Just over 100 years ago a deadly pandemic, known as the Spanish Flu swept across the face of planet Earth, similar enough to Coronavirus (Covid-19) except for the fact it killed anywhere between 20 and 100 million people. Potentially far more than World War I immediately preceding it. Yet until recently, this was a forgotten pandemic, very much downplayed by governments and various media outlets all over the world.
It was known as the Spanish Flu, it got this name simply because the Republican leadership in Spain as the time continued to report on it when other governments just outright refused. It’s only in the last few decades that the sheer scale and historical significance of such an outbreak has been realised. It potentially had just as much impact on humanity as the First World War which saw 15 – 30 million people lose their lives.
Like earlier pandemic in history all the way back to the plauge of Athens (430 B.C. – 75 – 100 thousand deaths), Antonine Plauge (165 – 180 A.D. – 5 million deaths), Plauge of Justinian (541 – 549 A.D. – 25 – 100 million deaths), and most famously The Black Death (1346 – 1353 A.D. 75 – 200 million deaths) this was a deadly desise particularly for people who had almost no knowledge of how to fight it, killing of huge swathes of the population.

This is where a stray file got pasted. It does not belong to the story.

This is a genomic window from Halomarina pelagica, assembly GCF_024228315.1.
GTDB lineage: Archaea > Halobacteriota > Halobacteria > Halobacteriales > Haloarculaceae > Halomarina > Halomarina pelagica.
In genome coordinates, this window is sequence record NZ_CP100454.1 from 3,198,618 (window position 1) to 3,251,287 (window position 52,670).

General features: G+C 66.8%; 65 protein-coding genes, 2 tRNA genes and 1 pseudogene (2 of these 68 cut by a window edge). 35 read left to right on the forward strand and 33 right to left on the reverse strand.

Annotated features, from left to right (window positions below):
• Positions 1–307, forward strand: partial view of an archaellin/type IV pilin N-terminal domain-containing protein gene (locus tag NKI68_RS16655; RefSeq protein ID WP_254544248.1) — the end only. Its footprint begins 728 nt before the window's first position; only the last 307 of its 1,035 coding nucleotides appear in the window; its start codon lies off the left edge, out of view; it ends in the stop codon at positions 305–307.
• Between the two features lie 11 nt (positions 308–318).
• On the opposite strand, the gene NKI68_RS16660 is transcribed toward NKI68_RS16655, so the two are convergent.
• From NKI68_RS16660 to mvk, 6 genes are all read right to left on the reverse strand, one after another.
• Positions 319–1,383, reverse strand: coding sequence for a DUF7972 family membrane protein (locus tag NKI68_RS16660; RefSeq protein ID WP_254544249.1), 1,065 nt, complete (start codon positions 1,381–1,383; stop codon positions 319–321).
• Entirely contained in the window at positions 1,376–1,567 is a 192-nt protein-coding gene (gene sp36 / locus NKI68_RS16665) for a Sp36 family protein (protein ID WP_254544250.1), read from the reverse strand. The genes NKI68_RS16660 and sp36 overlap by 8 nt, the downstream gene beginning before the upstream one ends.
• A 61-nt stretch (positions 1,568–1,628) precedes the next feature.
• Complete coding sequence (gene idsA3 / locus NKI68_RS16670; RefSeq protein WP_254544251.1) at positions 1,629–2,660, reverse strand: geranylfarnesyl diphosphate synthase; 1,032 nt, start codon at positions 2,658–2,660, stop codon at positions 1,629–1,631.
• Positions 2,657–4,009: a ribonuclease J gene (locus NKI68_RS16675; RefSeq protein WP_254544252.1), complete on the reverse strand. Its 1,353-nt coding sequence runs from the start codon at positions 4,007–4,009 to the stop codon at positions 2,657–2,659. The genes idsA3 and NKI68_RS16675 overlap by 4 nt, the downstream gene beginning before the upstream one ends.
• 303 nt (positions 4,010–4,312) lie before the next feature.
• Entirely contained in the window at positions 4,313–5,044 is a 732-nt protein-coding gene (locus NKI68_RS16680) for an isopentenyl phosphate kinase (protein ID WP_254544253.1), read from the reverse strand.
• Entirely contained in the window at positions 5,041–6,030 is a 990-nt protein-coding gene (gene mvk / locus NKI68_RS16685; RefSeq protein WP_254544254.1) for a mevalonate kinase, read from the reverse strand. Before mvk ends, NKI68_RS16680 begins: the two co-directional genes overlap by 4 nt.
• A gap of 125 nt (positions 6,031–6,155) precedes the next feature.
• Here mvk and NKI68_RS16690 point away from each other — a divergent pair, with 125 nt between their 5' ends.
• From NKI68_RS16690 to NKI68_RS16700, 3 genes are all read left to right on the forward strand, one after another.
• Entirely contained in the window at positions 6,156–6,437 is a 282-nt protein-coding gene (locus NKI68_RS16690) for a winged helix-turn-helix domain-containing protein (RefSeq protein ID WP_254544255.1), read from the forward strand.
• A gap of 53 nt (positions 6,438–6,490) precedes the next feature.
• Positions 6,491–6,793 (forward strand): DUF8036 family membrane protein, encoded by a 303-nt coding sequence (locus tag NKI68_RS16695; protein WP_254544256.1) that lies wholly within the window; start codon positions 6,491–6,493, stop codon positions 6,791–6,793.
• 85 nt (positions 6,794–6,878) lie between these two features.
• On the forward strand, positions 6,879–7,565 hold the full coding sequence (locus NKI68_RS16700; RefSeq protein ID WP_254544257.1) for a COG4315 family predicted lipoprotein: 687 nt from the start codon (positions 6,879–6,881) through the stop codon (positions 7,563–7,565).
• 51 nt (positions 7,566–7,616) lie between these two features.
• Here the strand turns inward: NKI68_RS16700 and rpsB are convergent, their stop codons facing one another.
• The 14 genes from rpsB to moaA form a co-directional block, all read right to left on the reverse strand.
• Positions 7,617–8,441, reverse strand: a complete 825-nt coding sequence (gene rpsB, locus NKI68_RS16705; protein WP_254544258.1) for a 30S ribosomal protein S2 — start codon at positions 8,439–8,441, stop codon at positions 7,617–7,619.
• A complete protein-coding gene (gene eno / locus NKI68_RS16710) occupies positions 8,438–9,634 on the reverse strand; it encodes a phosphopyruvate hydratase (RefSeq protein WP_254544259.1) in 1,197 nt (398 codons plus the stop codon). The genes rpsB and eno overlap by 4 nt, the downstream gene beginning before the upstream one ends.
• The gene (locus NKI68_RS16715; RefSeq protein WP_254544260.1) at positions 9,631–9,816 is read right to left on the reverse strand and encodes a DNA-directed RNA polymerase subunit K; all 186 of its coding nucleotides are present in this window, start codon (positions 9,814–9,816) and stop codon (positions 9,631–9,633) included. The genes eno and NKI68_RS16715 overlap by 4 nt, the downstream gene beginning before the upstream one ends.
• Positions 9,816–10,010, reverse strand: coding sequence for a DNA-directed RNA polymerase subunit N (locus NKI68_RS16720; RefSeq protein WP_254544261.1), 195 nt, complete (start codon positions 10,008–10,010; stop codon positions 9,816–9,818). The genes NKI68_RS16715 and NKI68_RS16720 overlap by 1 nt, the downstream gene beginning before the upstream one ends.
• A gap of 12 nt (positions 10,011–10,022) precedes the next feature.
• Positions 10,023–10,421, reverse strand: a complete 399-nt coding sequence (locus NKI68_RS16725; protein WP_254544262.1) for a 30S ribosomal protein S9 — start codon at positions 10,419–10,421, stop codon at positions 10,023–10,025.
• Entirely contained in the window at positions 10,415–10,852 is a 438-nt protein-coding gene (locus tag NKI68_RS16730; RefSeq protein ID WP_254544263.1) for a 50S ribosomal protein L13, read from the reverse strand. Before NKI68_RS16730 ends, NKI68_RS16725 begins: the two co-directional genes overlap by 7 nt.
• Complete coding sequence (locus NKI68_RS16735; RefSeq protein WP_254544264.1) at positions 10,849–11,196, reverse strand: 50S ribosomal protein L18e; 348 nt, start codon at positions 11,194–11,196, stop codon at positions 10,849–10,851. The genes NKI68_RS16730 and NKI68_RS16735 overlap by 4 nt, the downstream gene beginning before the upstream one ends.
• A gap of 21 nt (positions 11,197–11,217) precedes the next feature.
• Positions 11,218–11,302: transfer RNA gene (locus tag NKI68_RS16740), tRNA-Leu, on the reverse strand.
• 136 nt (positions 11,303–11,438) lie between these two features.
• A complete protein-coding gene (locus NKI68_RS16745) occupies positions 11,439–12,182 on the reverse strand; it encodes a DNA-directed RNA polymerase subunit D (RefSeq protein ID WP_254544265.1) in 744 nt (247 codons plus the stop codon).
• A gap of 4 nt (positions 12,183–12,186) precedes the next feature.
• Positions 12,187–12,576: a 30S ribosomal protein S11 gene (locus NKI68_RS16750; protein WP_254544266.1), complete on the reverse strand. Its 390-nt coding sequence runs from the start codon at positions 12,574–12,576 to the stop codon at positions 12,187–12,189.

Between 1918 and 1920 somewhere between a half and two thirds of the world’s population were infected with an indescriminate death rate of around five percent nowhere near that of the Black Death but enough all the same. In the much more interconnected world of the 20th century, the young were affected just as much as the old. On a whole, the majority of people survived which is precisely why the Spanish Flu was so deadly, allowing it to spread to every corner of the globe.
Directed by: History Time